So it seems to me that their resignation from, in particular, the Lancashire RU was linked directly to broken time as the clubs were all suspended for that offence and for their survival had to form their own union, whcih they naively thought they could do and then have it become a member of the RFU. When all that went pearshaped and they were forced into forming the Northern Union then you are correct in your synopsis but it seems that the root cause of their resignation was because of the issue of broken time payments was punished by suspensions which would have led to extinction.

There is ample evidence from the previous several years RU agms and statements from seniior RFU officials that broken time was an issue seized upon to attack the northen clubs with to force them out of the fold. There are even statements about being prepared to lose large numbers of clubs and suffer the consequences if they could but reclaim the game for the original participants, namely the public school, upper class stratas.

The. Clubs who broke away were run by public school upper class strata types. Where do the northern clubs who didn't join the nu fit into your model? Or the welsh clubs or the midlands clubs
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#131 Padge

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Posted 13 June 2013 - 07:31 PM

The. Clubs who broke away were run by public school upper class strata types. Where do the northern clubs who didn't join the nu fit into your model? Or the welsh clubs or the midlands clubs

Gloucester had a suspension for professionalism, amongst others, professionalism, as you indicate wasn't a Northern problem.



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#132 Johnoco

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Posted 13 June 2013 - 07:32 PM

It was an act of necessity not one of proactiveness qv

Again your analogy with women's suffrage doesn't work

It wasn't a necessity at all. It was just the way they wanted the game to go - which the RFU disagreed with. The clubs could have quite easily gone with what the RFU insisted. They didn't and rebelled against it.

No I don't care if you're if you're into different bands

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Pull off that cover, I will too, and learn to understand

With music deep inside we'll make world unity our plan

 

7 Seconds -Walk Together, Rock Together


#133 keighley

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Posted 13 June 2013 - 07:34 PM

Many we're upper class
The suffragettes were only part of the women's suffrage movement: many of their activities were frowned upon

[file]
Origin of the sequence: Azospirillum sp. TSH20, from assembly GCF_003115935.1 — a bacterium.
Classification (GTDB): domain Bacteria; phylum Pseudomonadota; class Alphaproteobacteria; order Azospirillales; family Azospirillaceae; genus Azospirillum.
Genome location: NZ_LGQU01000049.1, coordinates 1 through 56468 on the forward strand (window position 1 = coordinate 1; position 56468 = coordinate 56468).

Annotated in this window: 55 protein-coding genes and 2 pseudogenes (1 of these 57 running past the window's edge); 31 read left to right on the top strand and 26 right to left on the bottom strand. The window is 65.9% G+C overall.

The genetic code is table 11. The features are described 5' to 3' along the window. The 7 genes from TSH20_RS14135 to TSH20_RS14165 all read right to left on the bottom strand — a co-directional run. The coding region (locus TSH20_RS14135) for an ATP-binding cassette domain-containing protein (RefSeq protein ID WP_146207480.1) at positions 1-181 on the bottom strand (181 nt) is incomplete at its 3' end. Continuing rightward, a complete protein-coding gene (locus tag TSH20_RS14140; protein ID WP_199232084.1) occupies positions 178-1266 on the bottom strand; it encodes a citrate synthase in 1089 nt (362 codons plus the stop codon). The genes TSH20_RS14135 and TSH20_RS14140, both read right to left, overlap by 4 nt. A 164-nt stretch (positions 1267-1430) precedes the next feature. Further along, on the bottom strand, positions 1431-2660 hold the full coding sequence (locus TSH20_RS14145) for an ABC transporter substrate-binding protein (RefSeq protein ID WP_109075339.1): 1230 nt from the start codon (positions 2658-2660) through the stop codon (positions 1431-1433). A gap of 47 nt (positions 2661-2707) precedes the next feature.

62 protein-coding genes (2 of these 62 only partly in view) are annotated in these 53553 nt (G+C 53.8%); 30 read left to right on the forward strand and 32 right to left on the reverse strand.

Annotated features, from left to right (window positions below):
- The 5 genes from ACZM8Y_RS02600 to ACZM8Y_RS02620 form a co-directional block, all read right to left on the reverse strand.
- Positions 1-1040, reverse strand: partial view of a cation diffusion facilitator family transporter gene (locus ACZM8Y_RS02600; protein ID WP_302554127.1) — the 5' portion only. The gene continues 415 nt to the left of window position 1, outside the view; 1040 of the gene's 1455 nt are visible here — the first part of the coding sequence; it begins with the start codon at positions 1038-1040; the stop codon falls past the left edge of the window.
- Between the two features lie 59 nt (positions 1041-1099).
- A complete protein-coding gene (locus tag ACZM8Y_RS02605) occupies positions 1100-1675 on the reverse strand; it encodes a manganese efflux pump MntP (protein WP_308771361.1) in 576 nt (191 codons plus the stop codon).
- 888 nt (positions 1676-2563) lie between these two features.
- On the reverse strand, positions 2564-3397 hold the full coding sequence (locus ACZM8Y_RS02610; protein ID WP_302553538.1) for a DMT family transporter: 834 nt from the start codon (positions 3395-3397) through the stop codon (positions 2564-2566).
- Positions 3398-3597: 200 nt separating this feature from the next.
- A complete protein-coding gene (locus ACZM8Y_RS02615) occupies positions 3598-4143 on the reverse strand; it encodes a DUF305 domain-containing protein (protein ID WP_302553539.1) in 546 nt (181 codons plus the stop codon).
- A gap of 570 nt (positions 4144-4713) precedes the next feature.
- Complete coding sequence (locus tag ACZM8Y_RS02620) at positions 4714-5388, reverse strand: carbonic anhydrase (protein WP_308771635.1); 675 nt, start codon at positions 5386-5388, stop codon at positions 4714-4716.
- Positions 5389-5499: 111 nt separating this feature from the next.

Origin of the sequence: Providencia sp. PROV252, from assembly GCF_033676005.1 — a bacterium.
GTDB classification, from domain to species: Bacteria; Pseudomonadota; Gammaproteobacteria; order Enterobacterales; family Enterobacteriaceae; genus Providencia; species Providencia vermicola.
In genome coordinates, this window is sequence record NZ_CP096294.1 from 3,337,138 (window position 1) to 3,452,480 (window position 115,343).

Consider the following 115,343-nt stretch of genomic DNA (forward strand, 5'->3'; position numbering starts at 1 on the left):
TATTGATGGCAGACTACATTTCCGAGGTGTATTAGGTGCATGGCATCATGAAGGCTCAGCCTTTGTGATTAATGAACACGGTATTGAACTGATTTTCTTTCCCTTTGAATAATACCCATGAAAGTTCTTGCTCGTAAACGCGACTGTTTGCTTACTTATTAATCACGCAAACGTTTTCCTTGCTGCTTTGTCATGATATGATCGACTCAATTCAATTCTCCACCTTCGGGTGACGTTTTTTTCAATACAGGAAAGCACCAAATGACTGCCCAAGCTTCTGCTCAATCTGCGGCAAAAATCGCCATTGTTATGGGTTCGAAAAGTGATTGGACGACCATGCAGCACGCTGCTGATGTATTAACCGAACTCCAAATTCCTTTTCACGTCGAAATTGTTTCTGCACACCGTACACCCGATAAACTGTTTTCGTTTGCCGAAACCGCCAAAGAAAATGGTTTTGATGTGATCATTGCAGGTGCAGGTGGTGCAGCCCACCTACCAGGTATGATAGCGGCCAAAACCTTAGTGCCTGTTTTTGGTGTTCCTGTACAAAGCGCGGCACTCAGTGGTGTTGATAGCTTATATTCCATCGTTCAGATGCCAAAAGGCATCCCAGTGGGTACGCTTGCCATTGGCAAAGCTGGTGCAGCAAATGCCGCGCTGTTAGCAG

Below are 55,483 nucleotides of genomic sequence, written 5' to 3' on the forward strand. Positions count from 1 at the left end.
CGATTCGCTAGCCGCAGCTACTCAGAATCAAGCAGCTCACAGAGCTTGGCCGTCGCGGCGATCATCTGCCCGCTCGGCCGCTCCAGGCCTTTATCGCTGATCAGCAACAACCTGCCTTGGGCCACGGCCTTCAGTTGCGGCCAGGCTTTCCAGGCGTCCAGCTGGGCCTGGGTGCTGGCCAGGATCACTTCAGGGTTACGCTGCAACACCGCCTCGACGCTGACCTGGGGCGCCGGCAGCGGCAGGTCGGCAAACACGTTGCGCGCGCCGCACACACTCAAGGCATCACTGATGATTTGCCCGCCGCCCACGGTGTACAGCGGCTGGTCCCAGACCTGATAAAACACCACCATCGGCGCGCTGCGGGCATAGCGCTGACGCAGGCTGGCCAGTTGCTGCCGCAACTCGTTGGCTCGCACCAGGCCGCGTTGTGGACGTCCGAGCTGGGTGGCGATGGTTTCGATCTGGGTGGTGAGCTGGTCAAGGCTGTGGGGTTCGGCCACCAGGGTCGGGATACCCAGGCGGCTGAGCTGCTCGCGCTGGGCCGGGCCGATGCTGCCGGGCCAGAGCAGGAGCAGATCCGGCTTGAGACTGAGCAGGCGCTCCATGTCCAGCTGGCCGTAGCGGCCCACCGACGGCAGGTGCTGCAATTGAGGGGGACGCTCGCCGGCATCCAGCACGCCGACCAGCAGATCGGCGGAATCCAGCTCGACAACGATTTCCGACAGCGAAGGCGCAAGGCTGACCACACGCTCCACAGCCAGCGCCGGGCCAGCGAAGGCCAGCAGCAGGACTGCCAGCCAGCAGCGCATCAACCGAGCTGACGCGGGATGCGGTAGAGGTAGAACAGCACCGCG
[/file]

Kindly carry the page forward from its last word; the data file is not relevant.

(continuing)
A campaign is not a rebellion
Suffrage was granted women via the democratic process through that campaigning it was not taken by 'rebellion' women continued to be part of mainstream society: your analogy doesn't work

The clubs who formed the northern union weren't rebels that was the last thing they wanted to be

 

That may be true but circumstances compelled them to rebel even if by default in order th safeguard their very existence as clubs.



#134 Padge

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Posted 13 June 2013 - 07:34 PM


 

It wasn't a necessity at all. It was just the way they wanted the game to go - which the RFU disagreed with. The clubs could have quite easily gone with what the RFU insisted. They didn't and rebelled against it.

What were the RFU insisting on? 


Edited by Padge, 13 June 2013 - 07:38 PM.


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#135 Padge

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Posted 13 June 2013 - 07:37 PM

That may be true but circumstances compelled them to rebel even if by default in order th safeguard their very existence as clubs.

 

If you walk out of the exit to a building accidentally thinking you are going to the toilet doesn't mean you have stormed out of a meeting in disgust.



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#136 keighley

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Posted 13 June 2013 - 07:56 PM

The. Clubs who broke away were run by public school upper class strata types. Where do the northern clubs who didn't join the nu fit into your model? Or the welsh clubs or the midlands clubs

 

No they weren't. They were run by noveau riche industrialists who made their money from the working class and whose club membership was becoming working class. The very few northern clubs who didn't join the NU were the clubs who were run by the upper class stratas for the upper class stratas, the Headingleys and old pomfretians, Ermesteads and the like.

 

The Welsh clubs are another animal entirely being, very much like the Northern Union clubs worlkig class clubs. When they flirted with boot money and the like, the Welsh RU and the RFU looked the other way. They didn't want Welsh RU decimating like the RFU was by a breakaway.